About Lewis Borck
I graduated with a Ph.D. in Anthropology with a concentration in Archaeology at the University of Arizona’s School of Anthropology in Spring 2016. I am currently a Postdoctoral Preservation Fellow at Archaeology Southwest. I study the material culture of past peoples in the U.S. Southwest and focus on examining how social movements shaped religion and politics through time. I study these movements using social and spatial analyses that draw on a wide range of data, although I've found ceramic and architecture to be particularly useful. I am interested in combining theories on decentralized social organization with standard archaeological, historical, and anthropological theories of historical change. I have applied these theoretical and methodological interests to the Gallina region of the prehispanic North American Southwest to understand issues of violence as well as resistance to the increasingly hierarchical religious and political situation in the late Chaco landscape and throughout the Mesa Verde region. I also apply my interests in the Hohokam region in the southern Southwest by examining how and why the spread of ideologies (specifically that associated with the spread of Salado polychrome ceramics) is truncated.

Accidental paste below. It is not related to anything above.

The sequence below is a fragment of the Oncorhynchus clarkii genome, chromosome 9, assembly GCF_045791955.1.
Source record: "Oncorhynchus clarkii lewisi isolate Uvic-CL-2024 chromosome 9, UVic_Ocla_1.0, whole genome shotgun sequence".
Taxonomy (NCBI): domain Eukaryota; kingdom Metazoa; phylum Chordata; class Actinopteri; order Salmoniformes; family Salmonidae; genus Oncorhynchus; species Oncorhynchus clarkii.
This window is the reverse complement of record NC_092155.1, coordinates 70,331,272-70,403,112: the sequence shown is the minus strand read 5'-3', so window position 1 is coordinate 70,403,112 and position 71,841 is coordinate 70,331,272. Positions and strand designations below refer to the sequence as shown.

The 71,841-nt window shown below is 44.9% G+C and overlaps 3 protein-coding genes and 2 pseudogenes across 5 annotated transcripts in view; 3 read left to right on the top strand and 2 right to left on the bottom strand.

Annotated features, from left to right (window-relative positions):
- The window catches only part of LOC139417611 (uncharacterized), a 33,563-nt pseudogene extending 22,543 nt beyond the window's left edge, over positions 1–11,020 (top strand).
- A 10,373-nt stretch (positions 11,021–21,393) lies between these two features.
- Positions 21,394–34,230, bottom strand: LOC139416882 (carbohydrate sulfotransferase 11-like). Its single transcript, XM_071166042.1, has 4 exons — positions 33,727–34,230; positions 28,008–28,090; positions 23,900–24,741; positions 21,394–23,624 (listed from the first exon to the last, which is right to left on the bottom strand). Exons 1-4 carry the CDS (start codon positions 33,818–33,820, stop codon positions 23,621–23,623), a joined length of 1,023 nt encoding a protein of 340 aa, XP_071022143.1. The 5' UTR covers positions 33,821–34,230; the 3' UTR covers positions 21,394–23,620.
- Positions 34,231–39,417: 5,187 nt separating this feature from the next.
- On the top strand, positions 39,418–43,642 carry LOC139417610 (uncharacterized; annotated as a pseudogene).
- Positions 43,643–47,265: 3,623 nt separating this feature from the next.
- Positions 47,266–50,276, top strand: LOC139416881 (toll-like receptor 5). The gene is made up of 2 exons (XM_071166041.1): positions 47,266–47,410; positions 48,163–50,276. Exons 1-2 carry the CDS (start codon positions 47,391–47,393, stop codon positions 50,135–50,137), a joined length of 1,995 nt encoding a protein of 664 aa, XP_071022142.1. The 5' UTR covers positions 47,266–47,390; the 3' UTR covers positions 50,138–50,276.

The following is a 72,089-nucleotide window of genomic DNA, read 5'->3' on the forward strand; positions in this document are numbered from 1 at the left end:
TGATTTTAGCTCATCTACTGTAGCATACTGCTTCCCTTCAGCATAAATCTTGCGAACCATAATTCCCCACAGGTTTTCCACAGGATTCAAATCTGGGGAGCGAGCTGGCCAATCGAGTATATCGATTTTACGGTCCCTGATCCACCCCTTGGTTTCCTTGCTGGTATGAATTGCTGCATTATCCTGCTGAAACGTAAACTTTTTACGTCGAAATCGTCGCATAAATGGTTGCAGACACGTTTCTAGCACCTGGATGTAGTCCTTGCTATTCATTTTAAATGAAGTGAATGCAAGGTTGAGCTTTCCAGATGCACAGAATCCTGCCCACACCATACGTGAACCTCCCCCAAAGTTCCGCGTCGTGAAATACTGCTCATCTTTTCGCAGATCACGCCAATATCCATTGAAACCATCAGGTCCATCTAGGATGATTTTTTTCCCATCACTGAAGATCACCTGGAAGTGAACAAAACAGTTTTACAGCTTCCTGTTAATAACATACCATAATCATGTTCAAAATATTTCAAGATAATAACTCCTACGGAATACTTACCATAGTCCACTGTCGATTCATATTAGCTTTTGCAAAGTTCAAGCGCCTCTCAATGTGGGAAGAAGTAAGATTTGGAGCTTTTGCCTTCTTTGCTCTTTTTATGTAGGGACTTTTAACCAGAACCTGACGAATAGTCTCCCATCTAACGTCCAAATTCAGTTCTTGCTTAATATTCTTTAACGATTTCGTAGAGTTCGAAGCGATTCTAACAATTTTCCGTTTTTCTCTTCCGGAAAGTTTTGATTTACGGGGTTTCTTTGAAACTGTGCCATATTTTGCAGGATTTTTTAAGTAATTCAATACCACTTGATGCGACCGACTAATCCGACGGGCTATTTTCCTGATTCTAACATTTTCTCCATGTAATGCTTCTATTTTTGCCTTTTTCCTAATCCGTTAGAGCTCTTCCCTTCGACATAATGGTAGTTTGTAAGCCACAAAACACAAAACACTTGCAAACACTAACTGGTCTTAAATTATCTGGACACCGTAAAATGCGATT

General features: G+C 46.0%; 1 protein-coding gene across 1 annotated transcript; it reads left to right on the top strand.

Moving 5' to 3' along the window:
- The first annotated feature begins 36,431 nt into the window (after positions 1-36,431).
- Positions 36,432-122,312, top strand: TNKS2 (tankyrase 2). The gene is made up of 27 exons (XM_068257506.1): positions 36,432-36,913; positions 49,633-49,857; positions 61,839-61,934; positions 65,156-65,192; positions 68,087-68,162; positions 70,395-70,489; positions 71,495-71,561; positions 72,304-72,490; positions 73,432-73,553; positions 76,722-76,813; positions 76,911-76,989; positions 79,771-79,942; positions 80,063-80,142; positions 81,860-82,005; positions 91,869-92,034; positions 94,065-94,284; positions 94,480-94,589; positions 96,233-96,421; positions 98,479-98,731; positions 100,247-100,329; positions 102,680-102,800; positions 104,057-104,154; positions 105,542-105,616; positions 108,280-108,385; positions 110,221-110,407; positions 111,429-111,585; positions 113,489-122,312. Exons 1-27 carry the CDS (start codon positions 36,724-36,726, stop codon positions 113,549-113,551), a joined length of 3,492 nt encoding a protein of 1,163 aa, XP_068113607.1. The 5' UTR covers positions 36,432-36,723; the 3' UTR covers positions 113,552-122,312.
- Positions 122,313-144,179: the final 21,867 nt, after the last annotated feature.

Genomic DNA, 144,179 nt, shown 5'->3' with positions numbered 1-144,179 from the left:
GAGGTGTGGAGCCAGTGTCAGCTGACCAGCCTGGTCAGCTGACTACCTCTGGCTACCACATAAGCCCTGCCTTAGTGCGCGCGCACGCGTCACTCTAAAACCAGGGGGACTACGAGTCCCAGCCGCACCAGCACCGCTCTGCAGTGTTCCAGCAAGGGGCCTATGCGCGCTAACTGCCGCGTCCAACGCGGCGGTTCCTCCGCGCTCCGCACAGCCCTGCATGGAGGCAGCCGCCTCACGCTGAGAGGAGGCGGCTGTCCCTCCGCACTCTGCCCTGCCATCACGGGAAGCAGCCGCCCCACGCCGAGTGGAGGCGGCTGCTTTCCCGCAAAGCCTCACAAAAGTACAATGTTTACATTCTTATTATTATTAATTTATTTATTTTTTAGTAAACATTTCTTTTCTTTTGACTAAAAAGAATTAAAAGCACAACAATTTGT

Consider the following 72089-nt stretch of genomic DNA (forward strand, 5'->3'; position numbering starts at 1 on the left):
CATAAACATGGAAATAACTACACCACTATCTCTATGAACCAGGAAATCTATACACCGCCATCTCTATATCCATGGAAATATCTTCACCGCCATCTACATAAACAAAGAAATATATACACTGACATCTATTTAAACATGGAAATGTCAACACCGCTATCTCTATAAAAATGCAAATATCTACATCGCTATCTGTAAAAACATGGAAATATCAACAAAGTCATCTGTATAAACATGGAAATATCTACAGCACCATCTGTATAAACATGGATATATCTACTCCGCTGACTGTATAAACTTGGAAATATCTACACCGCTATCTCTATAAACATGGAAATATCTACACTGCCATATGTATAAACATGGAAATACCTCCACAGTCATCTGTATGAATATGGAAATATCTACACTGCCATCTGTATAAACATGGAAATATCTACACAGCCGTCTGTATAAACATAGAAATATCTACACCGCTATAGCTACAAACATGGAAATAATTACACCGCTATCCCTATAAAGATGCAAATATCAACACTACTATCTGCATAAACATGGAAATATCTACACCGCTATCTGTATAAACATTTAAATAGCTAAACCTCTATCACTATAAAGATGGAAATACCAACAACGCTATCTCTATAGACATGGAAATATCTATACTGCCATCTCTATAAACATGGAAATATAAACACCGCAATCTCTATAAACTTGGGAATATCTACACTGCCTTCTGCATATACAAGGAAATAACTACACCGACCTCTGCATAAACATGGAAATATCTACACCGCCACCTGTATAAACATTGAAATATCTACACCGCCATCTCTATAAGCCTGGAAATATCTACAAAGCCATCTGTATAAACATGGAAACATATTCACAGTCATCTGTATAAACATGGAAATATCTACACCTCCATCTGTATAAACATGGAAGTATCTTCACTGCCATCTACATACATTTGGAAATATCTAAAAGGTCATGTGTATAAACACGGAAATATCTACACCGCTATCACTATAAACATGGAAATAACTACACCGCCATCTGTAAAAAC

I have worked in the American Southwest since 2006. While my archaeological fieldwork has landed me in a range of amazing places, from historic slaughterhouses in Wisconsin to agricultural fields and copper smelting furnaces in Peru's northern deserts, I've always ended up back in the dust and the sunsets of the Sonoran and Chihuahuan deserts.
- Patterns of Resistance: Violence, Migration, and Trade in the Gallina Heartland
- Are Social Networks, Survival Networks? An Example from the Late Pre-Hispanic US Southwest
- Multiscalar Perspectives on Social Networks in the Late Prehispanic Southwest
- Transformation of social networks in the late pre-Hispanic US Southwest
- The Dynamics of Social Networks in the Late Prehispanic U.S. Southwest
- Anth 160A - Patterns in Prehistory
- Anth 160D - The Origins of Human Diversity
- Anth/AIS 346 - From Clovis to Coronado: Ancient Peoples of the Southwest
- Anth/AIS 346 - From Clovis to Coronado: Ancient Peoples of the Southwest (online)
- Anth 407 - Ethnographic Field Methods
- Anth 412 - Application of Geographic Information Systems to Cultura Anthropology
- Anth 455B/555B - Field Training in Archaeology - Excavation and Survey Techniques
- Anth 455A/555A - Field Training in Archaeology - Lab Techniques